Millions of Americans are diagnosed with some form of Mental Illness every year. There has been a lot of progression in the studies of different types of Mental Illnesses, however there is much to be discovered. Bipolar Disorder, for instance, is a common type of Mental Illness that can affect an individual as early as age six, but affects more people in their late teens and the beginning of early adulthood. According to WebMD.com, “Bipolar disorder is a serious mental illness that is characterized by extreme changes in mood, from mania to depression. It can lead to risky behavior, damaged relationships and careers, and even suicidal tendencies if it’s not treated.” Yahoo! Health explains that Bipolar Disorder was formerly known as Manic Depression or Manic Depressive Disorder.
Doctors do not necessarily know what causes the disorder. Bipolar disorder is not gender specific. Both men and women can suffer from this disorder. Women with Bipolar Disorder experience longer bouts of depression than men, however both men and women experience rapid cycling and mood changes frequently. As a sufferer of Bipolar Disorder, I know this all to well through first hand experience. My situation with Bipolar Disorder is a unique one, yet I am sure many people can relate to my experiences. Unfortunately, I was not diagnosed with Bipolar Disorder until I was thirty. I had many rough periods in my twenties from not being diagnosed correctly. I became a heavy drinker, abused drugs, smoked two packs of cigarettes a day, and constantly dealt with my troubled family life. My father did not believe there was such a thing as Mental Illness, in fact, one time he referred to it as an excuse for crazy people to commit suicide and martyr themselves. I had no support system in my household. I continued this horrible path until I had a close friend die of a drug over dose. He suffered from Bipolar Disorder as well and the drugs he took interacted with his medication. He died of heart failure in his sleep.
The high’s and the lows:
When I was twenty two years of age in 2003, I met my girlfriend and my life changed forever. She stayed with me through all the up’s and down’s. In January 2007, I had a major set back. I had four very close relatives pass away in the same one month span. In the process, my sleep patterns changed drastically. I would go from sleeping all day to being up all night. There was one time where I was awake for 2 and ½ days straight. I got sick on top of that with a systemic staff infection and was in and out of the hospital frequently. My girlfriend stood by me through it all. There was one time I had a drastic cycle and took a two hour drive away from Los Angeles to San Diego in the middle of the night. I just got up and left. This all goes back to the frantic mood attacks that Bipolar Disorder causes.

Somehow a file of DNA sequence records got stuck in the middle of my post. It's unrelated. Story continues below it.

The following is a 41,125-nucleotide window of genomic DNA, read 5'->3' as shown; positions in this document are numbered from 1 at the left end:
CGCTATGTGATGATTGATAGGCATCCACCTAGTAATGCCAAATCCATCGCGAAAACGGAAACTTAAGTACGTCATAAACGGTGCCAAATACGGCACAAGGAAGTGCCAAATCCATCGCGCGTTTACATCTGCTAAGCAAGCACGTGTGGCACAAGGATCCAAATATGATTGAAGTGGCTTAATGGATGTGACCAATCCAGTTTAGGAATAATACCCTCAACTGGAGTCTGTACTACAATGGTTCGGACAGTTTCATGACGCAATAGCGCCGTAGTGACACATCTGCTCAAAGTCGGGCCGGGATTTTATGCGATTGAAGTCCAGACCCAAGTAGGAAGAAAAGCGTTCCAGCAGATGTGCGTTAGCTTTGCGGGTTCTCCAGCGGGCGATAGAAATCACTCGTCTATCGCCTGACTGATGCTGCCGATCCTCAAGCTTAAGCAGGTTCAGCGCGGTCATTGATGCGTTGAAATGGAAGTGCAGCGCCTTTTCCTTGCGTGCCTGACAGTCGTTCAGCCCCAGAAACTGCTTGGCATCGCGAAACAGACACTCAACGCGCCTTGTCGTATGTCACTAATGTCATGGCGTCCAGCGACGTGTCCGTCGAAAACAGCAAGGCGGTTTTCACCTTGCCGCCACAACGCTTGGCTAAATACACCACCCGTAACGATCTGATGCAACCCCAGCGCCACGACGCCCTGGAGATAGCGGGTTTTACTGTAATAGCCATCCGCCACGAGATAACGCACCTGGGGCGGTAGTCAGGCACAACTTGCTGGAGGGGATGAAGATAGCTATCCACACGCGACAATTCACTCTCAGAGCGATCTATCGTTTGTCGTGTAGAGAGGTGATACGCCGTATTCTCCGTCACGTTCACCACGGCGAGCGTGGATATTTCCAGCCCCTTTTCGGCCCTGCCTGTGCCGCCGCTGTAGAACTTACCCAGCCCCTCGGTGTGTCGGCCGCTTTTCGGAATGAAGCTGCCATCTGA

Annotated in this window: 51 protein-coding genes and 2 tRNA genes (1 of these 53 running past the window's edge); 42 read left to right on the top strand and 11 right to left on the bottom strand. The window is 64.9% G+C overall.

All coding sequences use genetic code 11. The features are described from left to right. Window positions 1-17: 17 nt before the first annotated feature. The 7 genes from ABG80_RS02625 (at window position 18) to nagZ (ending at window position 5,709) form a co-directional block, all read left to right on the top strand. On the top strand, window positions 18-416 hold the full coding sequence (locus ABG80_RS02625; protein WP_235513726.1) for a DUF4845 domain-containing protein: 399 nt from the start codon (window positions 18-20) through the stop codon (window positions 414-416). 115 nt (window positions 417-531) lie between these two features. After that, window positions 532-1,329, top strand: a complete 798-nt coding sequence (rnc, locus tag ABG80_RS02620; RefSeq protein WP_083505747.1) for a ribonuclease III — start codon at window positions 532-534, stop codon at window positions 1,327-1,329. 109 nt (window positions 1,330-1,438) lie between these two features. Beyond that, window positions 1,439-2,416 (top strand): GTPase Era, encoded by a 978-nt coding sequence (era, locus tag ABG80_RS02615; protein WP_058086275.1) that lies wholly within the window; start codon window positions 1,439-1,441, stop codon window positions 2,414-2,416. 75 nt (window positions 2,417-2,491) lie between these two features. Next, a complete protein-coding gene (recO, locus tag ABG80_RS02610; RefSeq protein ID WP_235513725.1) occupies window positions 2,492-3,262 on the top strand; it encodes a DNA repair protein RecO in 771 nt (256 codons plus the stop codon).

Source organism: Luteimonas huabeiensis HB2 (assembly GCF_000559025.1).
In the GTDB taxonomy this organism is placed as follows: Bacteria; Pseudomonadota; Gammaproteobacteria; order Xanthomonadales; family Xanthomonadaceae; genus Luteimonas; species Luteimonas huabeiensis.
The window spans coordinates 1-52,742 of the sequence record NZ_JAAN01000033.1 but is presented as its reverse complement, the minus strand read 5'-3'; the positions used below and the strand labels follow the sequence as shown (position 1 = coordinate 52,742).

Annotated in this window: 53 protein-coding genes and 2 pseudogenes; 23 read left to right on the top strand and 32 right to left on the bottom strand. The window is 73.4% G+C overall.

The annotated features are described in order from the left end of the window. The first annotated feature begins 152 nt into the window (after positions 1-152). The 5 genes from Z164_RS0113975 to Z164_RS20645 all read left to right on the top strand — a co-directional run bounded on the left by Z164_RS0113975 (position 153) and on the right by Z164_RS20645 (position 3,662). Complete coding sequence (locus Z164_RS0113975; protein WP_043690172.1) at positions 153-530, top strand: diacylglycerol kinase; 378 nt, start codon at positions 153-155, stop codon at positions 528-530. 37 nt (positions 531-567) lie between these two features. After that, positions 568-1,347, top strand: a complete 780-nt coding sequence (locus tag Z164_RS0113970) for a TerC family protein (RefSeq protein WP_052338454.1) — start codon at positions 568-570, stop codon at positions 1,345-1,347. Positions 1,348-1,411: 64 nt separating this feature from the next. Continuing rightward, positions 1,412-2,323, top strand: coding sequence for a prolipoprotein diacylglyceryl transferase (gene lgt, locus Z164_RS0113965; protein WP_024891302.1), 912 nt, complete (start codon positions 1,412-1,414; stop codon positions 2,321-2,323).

The Brighter Side of things:
Since January 2011, I have been on an upward swing for the positive. I graduated with my Bachelor’s degree. I was able to find a job. I found a job working with emotionally disturbed, developmentally disabled, and Autistic clientele. This is what I felt compelled to do because I had gone through so much. I felt the need to give back to others who may have had similar experiences. I have a successful job and I’m just starting to rebuild a broken relationship with my family. It helps to know that things have changed in a good way for me. I am getting married and we will be planning for a family. I have gained an empathetic frame of mind. I enjoy working with others and trying to help them cope with their problems. If someone is a recovering addict, I can give them first hand advice. If someone suffers from Mental Illness, I can teach them coping skills. Even if you have a condition that is not curable, such as Bipolar Disorder, I have learned that a good support system is the key to getting on the right path.